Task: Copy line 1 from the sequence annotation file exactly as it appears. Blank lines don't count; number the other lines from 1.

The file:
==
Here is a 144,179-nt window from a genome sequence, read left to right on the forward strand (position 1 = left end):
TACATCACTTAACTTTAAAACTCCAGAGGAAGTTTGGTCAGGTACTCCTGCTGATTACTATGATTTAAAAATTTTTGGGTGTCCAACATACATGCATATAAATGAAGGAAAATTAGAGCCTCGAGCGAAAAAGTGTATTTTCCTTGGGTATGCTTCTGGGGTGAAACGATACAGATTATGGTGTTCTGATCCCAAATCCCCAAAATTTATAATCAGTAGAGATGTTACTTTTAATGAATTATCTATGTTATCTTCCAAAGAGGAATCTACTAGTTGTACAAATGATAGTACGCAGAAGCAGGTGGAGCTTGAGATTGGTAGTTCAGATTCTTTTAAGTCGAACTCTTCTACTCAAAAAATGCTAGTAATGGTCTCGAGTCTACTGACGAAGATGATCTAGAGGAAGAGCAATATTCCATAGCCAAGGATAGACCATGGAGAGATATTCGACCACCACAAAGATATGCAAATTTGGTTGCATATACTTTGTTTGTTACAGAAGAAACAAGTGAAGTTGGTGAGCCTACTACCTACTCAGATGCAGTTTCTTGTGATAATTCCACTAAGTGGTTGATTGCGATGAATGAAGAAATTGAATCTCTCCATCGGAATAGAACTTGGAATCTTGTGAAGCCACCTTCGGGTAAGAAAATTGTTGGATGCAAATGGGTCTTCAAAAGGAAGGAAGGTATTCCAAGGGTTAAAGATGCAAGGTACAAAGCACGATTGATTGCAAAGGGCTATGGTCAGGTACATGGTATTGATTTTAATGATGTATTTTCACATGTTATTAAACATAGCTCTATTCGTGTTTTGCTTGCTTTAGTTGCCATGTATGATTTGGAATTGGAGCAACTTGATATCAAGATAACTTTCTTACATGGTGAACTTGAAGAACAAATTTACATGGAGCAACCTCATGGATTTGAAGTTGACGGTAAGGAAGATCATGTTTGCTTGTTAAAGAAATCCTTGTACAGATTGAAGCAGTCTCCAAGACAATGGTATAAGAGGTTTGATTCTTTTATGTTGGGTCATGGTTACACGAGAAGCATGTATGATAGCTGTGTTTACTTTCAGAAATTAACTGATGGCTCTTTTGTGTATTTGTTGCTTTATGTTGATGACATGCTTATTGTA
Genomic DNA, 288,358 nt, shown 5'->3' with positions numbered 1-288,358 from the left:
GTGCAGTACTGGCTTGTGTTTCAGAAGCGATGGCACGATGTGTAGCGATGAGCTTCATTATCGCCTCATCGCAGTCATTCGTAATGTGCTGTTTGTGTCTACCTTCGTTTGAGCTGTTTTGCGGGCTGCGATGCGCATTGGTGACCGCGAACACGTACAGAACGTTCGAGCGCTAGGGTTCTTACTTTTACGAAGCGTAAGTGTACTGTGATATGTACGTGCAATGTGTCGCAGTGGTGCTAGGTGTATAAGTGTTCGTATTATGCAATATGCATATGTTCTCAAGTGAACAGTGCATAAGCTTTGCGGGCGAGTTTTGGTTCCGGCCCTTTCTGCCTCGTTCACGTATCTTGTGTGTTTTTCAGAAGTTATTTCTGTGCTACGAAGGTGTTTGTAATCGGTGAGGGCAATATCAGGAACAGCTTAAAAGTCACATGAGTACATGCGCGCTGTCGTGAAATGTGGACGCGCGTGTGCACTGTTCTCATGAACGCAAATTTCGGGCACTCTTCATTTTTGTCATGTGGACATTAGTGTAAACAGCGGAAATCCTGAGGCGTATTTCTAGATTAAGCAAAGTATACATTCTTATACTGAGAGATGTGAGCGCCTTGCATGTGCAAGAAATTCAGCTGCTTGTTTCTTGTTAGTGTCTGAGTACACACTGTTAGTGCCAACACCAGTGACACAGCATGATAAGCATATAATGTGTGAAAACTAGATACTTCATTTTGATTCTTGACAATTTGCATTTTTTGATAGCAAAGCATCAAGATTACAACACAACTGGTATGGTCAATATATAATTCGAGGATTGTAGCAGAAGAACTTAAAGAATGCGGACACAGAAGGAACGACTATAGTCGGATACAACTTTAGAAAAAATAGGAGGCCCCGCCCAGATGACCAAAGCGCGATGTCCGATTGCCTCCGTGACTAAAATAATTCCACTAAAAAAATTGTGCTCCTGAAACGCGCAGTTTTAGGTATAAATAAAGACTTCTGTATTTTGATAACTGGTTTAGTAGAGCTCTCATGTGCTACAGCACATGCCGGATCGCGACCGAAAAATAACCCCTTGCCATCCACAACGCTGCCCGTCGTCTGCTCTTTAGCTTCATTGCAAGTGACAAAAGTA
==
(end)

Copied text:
Here is a 144,179-nt window from a genome sequence, read left to right on the forward strand (position 1 = left end):